Family ties

Veteran British comedy actress JUNE WHITFIELD takes on a serious role in Channel 4's new drama, Family Money. Story: Sue Greenway.

June Whitfield is about to be seen on television playing one of the few straight acting roles of her career. For over 40 years. Whitfield has been the straight woman to some of the most famous comics in the business. including Benny Hill. Frankie Howerd. Tony Hancock and of course. Terry Scott. with whom she formed an enduring sitcom partnership in Terry/1nd June.

The others are all largely gone. but at 71 and looking a good ten years younger. Whitfield’s career has never been in better shape. thanks to her role as Jennifer Saunders‘s mother in Absolutely Fabulous. More recently she has played Edward Woodward’s love interest in the BBC‘s acclaimed drama serial Common As Muck.

Now she switches channels to play the housekeeper. Ivy. in Family Money about a comfortany off widow in her 60s whose family encourages her to sell up and move into a nursing home. Instead she announces that she plans to set Ivy up with her own flat. Whitfield describes her latest persona as ‘comfy- cosy’. with an unswerving loyalty to her employer and friend. Fran (Claire Bloom).

‘I never really thought of myself as having an image.’ she says. ‘I hope basically I am an actress, so you try to adapt yourself to whatever comes along. To start with I thought that Mother in Absolutely Fabulous was a suburban housewife, and then she became a kleptomaniac and was as mad as the rest of


'If you are not actually seen on television people are inclined to think that you are either retired

Family Money: facing up to old age alone

them. You began to see where her daughter got it from.‘

Ab Fab eclipsed the years of being one half of

Terry Aml June. as Whitfield suddenly became chic. or as she puts it. a born-again actress. ‘If you are not actually seen on television .people are inclined to think that you are either retired or dead.‘ she says. ‘I am very grateful to Jennifer Saunders.‘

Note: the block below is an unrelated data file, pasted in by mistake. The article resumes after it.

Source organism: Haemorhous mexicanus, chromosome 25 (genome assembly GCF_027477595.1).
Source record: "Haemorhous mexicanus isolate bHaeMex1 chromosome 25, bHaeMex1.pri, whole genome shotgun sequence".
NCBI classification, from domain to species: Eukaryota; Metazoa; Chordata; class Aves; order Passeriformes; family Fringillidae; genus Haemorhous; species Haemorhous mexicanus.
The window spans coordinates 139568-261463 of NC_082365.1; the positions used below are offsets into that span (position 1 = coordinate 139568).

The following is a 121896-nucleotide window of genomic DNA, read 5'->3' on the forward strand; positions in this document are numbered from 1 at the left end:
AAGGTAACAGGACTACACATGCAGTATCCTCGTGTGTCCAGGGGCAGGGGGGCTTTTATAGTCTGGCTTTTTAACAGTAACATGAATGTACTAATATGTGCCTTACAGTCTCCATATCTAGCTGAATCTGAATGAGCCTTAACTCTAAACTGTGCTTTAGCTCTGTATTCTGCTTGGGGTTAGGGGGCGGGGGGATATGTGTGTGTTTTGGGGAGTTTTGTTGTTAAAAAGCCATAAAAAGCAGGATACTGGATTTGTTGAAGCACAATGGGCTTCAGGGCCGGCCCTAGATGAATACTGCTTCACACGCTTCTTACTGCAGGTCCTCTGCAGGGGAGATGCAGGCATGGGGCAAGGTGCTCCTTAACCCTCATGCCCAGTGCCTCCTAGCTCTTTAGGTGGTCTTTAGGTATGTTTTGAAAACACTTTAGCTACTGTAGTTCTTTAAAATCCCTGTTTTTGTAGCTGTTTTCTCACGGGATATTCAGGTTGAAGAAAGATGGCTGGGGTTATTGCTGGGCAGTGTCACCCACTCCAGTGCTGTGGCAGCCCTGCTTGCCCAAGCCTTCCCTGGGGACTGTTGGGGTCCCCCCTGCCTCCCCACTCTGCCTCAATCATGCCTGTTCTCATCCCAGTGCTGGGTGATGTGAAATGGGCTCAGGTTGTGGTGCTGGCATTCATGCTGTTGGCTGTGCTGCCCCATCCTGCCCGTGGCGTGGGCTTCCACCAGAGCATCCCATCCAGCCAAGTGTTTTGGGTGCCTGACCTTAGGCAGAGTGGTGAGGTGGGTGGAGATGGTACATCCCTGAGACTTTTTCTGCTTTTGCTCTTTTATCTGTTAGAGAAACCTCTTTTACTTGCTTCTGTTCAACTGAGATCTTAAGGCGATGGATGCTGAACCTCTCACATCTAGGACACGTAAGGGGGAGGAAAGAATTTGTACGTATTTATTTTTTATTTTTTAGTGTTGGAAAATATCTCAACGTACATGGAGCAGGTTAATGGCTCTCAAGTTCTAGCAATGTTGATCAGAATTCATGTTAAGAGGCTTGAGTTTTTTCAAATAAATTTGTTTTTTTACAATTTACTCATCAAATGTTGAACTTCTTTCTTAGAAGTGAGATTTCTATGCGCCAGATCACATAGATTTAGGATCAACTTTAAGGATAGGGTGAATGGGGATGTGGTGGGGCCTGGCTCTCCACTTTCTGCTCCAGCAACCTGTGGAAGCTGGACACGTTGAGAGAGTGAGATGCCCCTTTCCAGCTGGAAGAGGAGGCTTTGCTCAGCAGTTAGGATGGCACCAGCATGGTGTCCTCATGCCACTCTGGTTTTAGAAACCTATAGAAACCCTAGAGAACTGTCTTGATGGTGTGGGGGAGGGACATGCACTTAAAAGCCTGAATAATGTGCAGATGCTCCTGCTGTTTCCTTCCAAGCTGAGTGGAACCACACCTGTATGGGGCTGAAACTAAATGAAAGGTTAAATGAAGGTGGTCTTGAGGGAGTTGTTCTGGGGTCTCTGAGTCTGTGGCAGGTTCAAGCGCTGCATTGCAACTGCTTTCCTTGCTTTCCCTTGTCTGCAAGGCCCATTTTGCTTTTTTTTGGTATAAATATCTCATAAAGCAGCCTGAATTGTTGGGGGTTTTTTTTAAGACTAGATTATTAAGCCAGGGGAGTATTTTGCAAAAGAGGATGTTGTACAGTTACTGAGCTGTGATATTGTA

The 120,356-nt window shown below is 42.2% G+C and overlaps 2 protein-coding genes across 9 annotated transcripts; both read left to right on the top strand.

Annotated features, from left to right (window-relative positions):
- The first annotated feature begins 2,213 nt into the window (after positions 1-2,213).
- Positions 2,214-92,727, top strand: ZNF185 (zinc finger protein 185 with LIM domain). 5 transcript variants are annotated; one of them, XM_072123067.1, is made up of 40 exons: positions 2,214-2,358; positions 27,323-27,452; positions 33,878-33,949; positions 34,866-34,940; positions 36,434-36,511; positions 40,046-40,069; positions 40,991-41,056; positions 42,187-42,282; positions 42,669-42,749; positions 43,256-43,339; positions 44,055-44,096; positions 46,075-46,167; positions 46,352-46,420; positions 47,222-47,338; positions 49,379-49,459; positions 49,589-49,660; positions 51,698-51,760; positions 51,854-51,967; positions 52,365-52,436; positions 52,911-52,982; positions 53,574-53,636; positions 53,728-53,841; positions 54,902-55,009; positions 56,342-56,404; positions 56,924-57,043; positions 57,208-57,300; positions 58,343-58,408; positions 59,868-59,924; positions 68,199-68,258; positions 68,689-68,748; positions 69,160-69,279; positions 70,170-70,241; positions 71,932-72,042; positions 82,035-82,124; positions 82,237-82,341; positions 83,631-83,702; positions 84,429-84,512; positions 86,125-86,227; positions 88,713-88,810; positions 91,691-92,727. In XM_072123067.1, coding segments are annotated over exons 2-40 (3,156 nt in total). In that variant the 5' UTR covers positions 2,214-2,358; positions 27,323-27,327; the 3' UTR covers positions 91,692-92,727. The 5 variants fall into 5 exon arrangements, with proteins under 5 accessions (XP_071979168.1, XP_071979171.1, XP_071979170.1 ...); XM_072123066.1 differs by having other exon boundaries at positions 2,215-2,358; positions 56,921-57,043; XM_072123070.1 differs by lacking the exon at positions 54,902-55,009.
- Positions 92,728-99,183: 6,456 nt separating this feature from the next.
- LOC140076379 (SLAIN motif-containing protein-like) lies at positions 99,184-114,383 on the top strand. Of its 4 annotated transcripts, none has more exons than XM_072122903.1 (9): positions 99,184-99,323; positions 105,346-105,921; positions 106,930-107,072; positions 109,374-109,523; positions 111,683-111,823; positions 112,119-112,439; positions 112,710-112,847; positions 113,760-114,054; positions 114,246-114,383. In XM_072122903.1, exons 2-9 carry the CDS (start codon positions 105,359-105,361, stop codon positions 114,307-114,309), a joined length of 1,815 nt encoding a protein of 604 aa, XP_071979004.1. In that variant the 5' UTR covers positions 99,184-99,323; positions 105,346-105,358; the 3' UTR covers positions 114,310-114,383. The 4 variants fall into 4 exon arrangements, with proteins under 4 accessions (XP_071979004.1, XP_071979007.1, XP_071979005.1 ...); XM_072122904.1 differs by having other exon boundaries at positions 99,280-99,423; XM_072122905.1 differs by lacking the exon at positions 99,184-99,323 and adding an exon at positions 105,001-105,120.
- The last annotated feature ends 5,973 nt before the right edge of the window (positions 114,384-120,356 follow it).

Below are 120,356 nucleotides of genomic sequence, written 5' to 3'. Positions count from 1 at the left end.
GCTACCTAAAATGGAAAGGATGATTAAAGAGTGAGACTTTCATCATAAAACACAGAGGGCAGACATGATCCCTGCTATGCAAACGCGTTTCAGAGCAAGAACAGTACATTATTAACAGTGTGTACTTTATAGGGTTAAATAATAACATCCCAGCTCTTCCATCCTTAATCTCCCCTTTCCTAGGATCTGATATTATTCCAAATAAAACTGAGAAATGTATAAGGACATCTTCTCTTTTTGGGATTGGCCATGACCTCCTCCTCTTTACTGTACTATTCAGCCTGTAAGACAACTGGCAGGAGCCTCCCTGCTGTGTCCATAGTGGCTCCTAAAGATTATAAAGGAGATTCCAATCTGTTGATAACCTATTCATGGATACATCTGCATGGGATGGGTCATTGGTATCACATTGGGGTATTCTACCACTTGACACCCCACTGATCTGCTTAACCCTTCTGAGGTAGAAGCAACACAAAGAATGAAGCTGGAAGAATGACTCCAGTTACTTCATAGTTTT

Family Money is an adaptation of a Nina Bawden novel and the catalyst for the drama comes when Fran intervenes in a street brawl and suffers amnesia after a blow to the head. The thriller element comes from her struggle to remember the events of the

attack. with her fears heightened by the presence of

Jake. a young man living on a canal boat at the bottom of her garden.

Whitfield admits to having qualms about taking on non-comic roles after so many years of being associated with funny men. ‘I am always surprised. because you would think it had all come to an end. but I touch wood.’ she says. ‘Actresses don‘t retire. you get retired when the phone stops ringing. You think. “maybe I should stop now.” and then somebody says. “we are doing this would you be interested?” And I say. “why not?”

Whitfield lived at home until she was almost 30. when she married a surveyor. They are still together and live in Wimbledon. making Whitfield appear like the epitome of the suburban housewife she has so often been called upon to play. The difference is now she is back in fashion. After shooting an episode of Common As Muck which involved a romantic encounter with Woodward. a driver asked her if it was her first screen kiss. ‘I said. “I think you are probably right.m says Whitfield. ‘80 everything comes to those who wait.’

Family Money begins in mid-March on Channel 4.

preview TELEVISION &. RADIO Channels

As Channel 5 prepares to launch, we ask what all the fuss is about.

With six weeks to go before blast off, and counting, Channel 5 this week announced the schedule it hopes will lure viewers away from the existing four terrestrial channels when transmission begins on 30 March. So, how does it look? Channel 5's buzzwords are ’modern and mainstream', and the biggest surprise is probably how familiar the line-up is, particularly to anyone with satellite or cable.

Director of programmes, Dawn Airey, a former arts and entertainment controller at Channel 4, targeting the weak spots of other channels, with an emphasis on shows which can run at the same time every day throughout the week. The debut line-up is pretty much as billed, with a mix of movies, entertainment shows and news. Daytimes feature a mix of gameshows and leisure magazine programmes that are found on most other channels.

Every station needs a soap, and Channel 5 has commissioned a five- nights-a-week soap called Family Affair. Set in Maidenhead, it centres on three generations of the same family and is expected to feature more up-beat storylines than the trouble-and-strife of existing soaps. After the soap is a new showbiz gossip show called Exclusive, which will major on domestic and Hollywood celebs. Weekend afternoons will offer an alternative to sport, including a lunchtime magazine show The Mag.

Films play a big part in the new schedule, with over fifteen movies screened each week. There are two movie slots every weekday at 3.30pm and 9pm. Given Channel 5's very limited budget, there are likely to be few - if any - first-run blockbusters. Familiar classics are a more likely bet.

After the evening movie it's pure entertainment, including a chatshow hosted by Absolutely’s Jack Docherty at 11pm. Though this is by no means the first attempt to translate a David Letterman-style show to the UK, it is the first one to do it five nights a week. Just don't call it ironic or culty. Remember - modern and mainstream at all times. (Eddie Gibb) I Channel 5 launches on Sun 30 Mar


Family Affair: Channel 5's soap.

21 Feb—6 Mar 1997 "IS [18179